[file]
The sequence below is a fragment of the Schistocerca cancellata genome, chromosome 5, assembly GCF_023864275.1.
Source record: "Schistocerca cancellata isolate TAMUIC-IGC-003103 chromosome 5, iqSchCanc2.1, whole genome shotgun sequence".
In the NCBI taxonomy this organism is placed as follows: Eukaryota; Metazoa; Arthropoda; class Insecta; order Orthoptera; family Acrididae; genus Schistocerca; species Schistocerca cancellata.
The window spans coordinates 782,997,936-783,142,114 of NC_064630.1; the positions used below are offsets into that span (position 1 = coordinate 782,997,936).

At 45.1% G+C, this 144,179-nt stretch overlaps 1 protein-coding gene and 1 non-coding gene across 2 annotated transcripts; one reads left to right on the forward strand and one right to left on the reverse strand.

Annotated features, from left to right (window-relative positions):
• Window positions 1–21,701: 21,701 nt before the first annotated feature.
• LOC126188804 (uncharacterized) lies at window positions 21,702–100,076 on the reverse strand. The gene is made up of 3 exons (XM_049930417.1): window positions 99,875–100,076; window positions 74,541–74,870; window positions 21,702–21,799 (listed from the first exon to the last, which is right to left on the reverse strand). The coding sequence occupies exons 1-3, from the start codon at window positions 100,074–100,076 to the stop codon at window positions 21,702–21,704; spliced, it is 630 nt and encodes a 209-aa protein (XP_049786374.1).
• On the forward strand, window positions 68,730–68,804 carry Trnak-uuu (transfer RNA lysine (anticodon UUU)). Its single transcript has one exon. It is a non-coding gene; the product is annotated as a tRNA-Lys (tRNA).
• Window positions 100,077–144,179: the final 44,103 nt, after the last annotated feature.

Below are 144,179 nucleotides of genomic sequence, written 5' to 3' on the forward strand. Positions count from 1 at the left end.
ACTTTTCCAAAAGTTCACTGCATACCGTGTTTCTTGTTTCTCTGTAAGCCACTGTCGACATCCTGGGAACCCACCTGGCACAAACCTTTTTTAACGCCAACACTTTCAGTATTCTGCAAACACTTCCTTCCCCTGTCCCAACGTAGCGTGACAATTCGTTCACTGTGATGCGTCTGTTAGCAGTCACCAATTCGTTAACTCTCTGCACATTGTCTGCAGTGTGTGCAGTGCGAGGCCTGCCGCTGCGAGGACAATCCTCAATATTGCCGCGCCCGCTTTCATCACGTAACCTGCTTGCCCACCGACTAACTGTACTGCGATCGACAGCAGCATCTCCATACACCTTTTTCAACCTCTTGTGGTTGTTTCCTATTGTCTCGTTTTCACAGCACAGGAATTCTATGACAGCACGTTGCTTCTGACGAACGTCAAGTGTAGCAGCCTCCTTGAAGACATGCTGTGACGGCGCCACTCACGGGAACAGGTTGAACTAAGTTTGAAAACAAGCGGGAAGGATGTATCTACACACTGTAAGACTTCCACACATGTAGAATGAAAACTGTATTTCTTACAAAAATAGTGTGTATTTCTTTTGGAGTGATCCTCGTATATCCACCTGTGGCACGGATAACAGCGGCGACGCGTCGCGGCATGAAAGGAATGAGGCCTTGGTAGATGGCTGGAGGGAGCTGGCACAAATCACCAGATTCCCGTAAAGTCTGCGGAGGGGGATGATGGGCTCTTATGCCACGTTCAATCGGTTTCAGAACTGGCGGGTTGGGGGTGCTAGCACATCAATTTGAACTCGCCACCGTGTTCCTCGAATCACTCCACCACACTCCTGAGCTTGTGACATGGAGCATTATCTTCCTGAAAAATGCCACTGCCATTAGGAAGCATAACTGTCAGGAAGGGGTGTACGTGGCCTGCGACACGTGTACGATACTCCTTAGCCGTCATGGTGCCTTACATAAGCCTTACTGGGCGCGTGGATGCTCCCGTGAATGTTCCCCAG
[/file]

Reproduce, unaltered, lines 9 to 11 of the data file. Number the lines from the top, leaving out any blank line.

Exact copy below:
• On the forward strand, window positions 68,730–68,804 carry Trnak-uuu (transfer RNA lysine (anticodon UUU)). Its single transcript has one exon. It is a non-coding gene; the product is annotated as a tRNA-Lys (tRNA).
• Window positions 100,077–144,179: the final 44,103 nt, after the last annotated feature.

Below are 144,179 nucleotides of genomic sequence, written 5' to 3' on the forward strand. Positions count from 1 at the left end.